Brexit – could these be three of the biggest trades ahead of the vote?

Markets have had a rollercoaster year. Equities, forex and commodities have all swung wildly from a deep trough in February to fresh highs.

Among the macro economic factors at work – the Fed’s decision to raise rates, uncertainty over China’s currency – there is no doubt that Britain’s upcoming vote on European Union membership has moved the markets.

Here’s a look at three markets affected.




In forex trading, the biggest play is on sterling. For many, the Brexit risks make the pound the currency to avoid, but for others the added volatility makes GBP interesting.

Implied volatility for three-month cable options contracts rose sharply in Q1 as GBPUSD touched its weakest level in seven years in February, when the referendum was announced. But the pair has since rallied strongly as polls show support for the Remain side. This pair looks increasingly susceptible to polling figures in the run up to the vote, while speculation the Fed is ready to raise rates this summer is adding to the uncertainty.

Consensus estimates suggest the pound would fall sharply after a vote for Brexit, perhaps by as much as 20%. If Britain votes to stay in, analysts urge caution as fairly weak economic data in recent months is weighing and interest rates may need to go lower. 

Whatever the decision, all eyes will be on the Bank of England.



The stocks to watch most closely are those in financial, property and retail.

Shares in several sectors could be hit if Britain votes to leave. Financials may be exposed as an out vote may call into question the City of London’s pre-eminent position as the leading financial centre in Europe. Companies may need to look beyond the UK, especially as many euro-denominated transactions currently conducted in Britain would likely have to shift to the continent.

Property may be another to take a hit. The sector as a whole has cooled in the run up to the referendum as buyers delay purchases until after the vote.

Pro-EU groups have warned that UK property prices would drop drastically in the event of a Brexit vote. This could have an impact on estate agents, house builders and the construction sector more widely. Equally, however, some economists have pointed out that a drop in the pound would make UK property much cheaper to overseas buyers, which may counteract any negative effects.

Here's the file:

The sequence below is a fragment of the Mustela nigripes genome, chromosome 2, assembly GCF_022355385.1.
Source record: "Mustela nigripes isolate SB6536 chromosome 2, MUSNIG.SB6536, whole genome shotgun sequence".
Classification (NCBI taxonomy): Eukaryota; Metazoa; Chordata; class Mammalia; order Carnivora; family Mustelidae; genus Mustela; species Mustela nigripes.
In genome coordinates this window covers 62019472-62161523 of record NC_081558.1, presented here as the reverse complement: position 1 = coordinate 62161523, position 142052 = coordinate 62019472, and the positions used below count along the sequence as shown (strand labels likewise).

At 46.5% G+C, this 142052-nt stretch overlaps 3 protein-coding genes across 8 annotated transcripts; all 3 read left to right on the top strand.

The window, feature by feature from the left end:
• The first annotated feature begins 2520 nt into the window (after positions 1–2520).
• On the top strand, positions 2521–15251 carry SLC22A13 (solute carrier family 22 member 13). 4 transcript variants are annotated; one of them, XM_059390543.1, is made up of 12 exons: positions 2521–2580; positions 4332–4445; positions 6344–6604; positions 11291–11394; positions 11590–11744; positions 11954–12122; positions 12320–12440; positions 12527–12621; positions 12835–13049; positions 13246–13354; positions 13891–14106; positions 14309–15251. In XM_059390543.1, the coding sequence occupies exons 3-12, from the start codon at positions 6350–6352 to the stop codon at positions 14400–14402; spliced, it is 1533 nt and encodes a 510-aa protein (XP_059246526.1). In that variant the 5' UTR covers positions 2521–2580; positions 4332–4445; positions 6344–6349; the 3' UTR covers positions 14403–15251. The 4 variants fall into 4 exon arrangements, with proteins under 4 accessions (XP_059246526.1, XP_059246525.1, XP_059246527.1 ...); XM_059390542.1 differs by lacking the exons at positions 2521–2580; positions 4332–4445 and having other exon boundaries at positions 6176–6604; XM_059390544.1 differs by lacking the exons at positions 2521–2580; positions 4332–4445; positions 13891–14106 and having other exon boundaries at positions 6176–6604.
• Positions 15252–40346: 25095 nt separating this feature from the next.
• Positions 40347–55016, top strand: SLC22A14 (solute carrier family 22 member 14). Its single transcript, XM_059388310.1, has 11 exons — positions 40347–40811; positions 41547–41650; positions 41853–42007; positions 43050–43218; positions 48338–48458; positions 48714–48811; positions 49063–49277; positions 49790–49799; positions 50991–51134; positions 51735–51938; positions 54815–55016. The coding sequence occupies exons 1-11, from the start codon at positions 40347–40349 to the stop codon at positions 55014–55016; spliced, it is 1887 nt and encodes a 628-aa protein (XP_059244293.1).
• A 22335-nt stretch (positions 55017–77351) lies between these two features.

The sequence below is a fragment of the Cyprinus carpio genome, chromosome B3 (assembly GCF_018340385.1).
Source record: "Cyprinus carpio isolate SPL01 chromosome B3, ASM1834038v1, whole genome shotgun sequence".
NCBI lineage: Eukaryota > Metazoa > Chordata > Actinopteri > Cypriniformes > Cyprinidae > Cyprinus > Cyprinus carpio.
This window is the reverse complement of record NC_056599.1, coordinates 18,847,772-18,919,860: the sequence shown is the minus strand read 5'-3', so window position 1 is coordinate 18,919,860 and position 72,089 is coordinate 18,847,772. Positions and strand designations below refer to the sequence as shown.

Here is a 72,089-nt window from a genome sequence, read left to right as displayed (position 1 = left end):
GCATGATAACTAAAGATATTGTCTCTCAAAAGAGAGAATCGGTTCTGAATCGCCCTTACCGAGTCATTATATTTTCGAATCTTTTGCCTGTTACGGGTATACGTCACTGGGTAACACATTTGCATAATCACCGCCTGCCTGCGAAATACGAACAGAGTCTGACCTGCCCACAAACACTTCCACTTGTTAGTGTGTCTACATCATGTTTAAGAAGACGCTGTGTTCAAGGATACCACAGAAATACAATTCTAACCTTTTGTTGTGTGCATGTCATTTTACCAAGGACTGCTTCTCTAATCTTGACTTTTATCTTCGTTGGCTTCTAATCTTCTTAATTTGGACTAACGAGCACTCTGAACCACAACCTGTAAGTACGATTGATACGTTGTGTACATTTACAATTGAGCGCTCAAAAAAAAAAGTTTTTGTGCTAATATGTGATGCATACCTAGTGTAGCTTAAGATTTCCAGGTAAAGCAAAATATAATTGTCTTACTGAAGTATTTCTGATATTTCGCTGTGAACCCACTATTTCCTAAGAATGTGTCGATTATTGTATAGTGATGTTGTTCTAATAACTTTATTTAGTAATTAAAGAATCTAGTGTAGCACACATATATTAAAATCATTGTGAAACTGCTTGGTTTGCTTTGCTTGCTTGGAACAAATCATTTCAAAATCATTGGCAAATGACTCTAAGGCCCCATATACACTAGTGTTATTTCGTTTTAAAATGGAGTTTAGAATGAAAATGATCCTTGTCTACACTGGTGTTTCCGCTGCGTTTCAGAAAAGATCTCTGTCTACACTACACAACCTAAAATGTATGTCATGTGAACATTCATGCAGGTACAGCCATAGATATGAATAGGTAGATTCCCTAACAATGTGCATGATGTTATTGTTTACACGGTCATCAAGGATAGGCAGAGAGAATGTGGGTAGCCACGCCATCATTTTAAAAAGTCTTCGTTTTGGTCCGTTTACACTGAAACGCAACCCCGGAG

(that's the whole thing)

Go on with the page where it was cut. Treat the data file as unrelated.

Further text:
Finally retailers may find consumers tighten the purse strings quickly if Britain leaves. For example, the Bank of England and others are warning of large scale jobs losses – which would sharply affect spending UK wide.

Generally, investors may decide to pull back from the UK. Ernst & Young’s annual Attractiveness Survey shows 36% of the companies it surveyed think the UK will be a more attractive investment destination over the next three years. This is down from 54% a year ago, before the Referendum started to dominate the headlines.

Finally, various organisations and individuals, from the World Trade Organisation to US president Barack Obama, have warned that trade deals could take time to be completed with the UK if it leaves the world’s largest trading bloc.

Even Brexiters admit there would a short-term shock, but they argue the longer term benefits of freeing the UK from Brussels red tape would ultimately benefit UK firms.



Gilts have had their best start to a year since 2001 and yields have been squeezed to all-time lows. Whatever uncertainty there is about the Brexit vote, investors are piling into UK debt. The question for traders is whether the market will weaken after the vote. A vote leave could drive out foreign buyers of British government paper, driving up yields. But the Bank of England may seek to insulate the economy from the shock of an Out vote by lowering rates, which could make gilts more attractive. 

Added market volatility means increased opportunity but also more risk. To reflect this, ETX Capital may be increasing margin rates on certain markets.